A strain is a stretched or torn muscle or tendon. Tendons are tissues that connect muscle to bone. A strain occurs when a muscle is stretched beyond its limits during the course of everyday activities like with a sudden lift or a twist during sport or while performing a work task. Strains can happen suddenly or develop over time like in the case of repetitive strain. Back and hamstring muscle strains are common. Typically the local area is painful, swollen, red and bruised and the muscle may spasm and become weak.
Your physiotherapist can work with you to minimize the amount of damage from an injury and speed the healing process. Small and simple changes to your movements, combined with adequate muscle strength and following the Physio-4 for Strains, can prevent muscle strains in the long run and keep you moving for life.
1. Early on, relative rest is key.
In the early stages of treating a strained muscle, you should be resting the muscle to ensure the small muscle fibers that have been damaged have time to heal properly. Do not stretch in the early stages. You can use heat or ice for pain management. Avoid any painful activities such as the one that originally caused the injury. After a comprehensive assessment your physiotherapist will guide you by appropriately increasing your activities in order to avoid re-injury. Your physiotherapist may also use treatments such as electrotherapy, acupuncture and manual therapy to reduce healing time.
2. Protection is sometimes necessary.
The challenge of having an injury is that we still need to use the injured area with everyday life. This sometimes doesn’t allow our injury to heal so that’s when we use splinting or braces. Hand strains, for instance, can take a long time to heal since it is hard to rest this area of the body. Your physiotherapist will tape or brace just the strained area so that you can keep moving while your body heals. They will also advise when this can be discontinued to allow you to progress beyond the acute stage.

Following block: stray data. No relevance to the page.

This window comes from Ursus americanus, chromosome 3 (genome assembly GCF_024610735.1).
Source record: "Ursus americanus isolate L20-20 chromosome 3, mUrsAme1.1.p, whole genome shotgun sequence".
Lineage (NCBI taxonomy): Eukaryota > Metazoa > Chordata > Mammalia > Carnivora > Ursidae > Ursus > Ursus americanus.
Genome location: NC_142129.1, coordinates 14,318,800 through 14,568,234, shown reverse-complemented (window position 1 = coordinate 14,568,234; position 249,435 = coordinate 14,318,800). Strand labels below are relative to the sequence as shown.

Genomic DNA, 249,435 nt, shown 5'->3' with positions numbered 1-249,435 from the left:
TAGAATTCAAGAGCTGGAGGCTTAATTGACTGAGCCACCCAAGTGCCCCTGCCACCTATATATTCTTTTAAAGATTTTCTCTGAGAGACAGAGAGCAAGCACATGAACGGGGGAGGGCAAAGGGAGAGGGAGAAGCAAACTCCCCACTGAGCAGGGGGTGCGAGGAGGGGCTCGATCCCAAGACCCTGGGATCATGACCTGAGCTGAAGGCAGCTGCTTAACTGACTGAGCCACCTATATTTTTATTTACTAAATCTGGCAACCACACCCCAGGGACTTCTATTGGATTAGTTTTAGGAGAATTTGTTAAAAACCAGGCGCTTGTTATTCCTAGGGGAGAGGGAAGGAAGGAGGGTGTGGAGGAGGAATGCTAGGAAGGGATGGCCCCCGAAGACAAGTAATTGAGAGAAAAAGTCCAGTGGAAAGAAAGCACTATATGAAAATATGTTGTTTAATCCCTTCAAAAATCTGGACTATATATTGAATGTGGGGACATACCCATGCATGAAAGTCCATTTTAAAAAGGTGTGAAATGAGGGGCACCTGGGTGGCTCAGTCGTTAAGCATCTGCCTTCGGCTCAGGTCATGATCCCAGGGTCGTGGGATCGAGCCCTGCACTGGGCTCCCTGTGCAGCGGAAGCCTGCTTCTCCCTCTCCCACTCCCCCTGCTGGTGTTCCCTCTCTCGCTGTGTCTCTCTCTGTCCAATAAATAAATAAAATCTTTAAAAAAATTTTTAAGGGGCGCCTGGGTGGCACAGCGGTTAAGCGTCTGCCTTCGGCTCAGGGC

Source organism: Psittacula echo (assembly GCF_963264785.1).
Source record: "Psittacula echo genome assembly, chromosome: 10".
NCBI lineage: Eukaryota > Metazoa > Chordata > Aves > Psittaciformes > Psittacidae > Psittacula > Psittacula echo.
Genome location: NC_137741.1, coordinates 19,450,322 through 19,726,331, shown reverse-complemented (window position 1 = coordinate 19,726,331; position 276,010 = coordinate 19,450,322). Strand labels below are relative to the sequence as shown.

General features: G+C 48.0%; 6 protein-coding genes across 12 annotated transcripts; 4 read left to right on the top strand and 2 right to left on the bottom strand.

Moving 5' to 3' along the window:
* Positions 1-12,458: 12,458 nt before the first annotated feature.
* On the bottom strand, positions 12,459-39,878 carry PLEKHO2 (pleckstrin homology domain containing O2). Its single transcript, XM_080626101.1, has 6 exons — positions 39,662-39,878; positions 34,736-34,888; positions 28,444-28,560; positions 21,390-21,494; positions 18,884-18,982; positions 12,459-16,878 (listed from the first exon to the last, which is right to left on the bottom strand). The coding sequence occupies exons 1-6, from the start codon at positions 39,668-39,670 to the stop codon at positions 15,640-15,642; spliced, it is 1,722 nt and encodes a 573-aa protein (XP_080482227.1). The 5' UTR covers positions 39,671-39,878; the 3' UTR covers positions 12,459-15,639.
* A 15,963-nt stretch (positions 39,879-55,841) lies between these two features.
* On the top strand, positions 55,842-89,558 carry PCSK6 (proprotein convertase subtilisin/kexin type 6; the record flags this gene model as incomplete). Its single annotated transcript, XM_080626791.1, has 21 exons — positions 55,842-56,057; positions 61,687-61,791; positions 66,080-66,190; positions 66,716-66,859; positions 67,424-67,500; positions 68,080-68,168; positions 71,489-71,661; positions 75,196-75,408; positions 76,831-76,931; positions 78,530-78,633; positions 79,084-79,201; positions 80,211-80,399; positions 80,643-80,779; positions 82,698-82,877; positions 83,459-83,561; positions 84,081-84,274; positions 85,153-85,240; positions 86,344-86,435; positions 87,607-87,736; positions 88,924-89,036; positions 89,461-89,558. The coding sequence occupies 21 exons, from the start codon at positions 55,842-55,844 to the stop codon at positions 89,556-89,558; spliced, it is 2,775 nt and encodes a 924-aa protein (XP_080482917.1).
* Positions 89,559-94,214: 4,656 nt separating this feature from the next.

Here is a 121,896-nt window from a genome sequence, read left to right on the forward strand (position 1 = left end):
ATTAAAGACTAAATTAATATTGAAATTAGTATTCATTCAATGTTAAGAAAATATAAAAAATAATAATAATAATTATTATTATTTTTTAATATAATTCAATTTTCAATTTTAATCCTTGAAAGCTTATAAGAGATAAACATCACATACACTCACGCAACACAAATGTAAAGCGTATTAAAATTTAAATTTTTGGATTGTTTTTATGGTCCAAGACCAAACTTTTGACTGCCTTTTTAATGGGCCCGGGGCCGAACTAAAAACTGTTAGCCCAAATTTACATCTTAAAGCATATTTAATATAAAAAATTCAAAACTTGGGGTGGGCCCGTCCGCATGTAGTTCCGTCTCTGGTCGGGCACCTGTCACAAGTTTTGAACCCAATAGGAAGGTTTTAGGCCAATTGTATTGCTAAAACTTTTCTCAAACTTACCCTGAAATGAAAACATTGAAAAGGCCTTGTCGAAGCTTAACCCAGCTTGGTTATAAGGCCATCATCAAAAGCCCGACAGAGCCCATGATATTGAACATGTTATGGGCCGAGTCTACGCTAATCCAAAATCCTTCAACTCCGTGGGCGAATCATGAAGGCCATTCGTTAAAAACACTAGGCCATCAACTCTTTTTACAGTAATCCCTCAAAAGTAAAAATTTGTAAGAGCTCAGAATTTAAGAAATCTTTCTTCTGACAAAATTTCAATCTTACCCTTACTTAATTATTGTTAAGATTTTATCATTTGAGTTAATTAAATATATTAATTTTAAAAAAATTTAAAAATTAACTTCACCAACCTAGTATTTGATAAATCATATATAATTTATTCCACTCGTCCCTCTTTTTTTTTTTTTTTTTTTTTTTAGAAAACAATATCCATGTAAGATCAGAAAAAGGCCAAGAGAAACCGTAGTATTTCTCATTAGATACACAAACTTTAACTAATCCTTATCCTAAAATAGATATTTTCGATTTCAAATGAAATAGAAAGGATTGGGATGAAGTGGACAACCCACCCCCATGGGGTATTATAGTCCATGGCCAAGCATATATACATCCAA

3. Move Early to Restore Normal Function.
Strained structures need to be strengthened while balance and dexterity are improved, so early and limited movement is extremely important. As you heal, practice skills as simple as holding chopsticks or changing
direction quickly on a soccer field. Small and simple changes to your movements, combined with adequate muscle strength, can prevent muscle strains in the long run. Your physiotherapist will educate you on how to prevent re-injury and guide you along the path back to your active lifestyle.
4. Not all strains are equal.
The local area of a muscle strain is painful, swollen, red and bruised and the muscle may be weak and painful to use. Treatments for strains are individualized, based on the mechanism of injury, the degree of strain, the specific muscle at fault and the functional goals of the individual. Your physiotherapist will help you differentiate between a mild muscle strain that can be treated conservatively, versus a severe strain such as a complete tear that may require further medical attention. And your physiotherapist will correct any biomechanical issues and create an individualized exercise plan, including stretching and strengthening at the appropriate time intervals.
Physiotherapists are the rehabilitation specialists recommended most by physicians. They are university-educated health professionals who work with patients of all ages to diagnose and treat virtually any mobility issue. Physiotherapists provide care for orthopedic issues such as sport and workplace injuries, as well as cardiorespiratory and neurological conditions. As Canada's most physically active health professionals, BC's physiotherapists know how to keep British Columbians moving for life.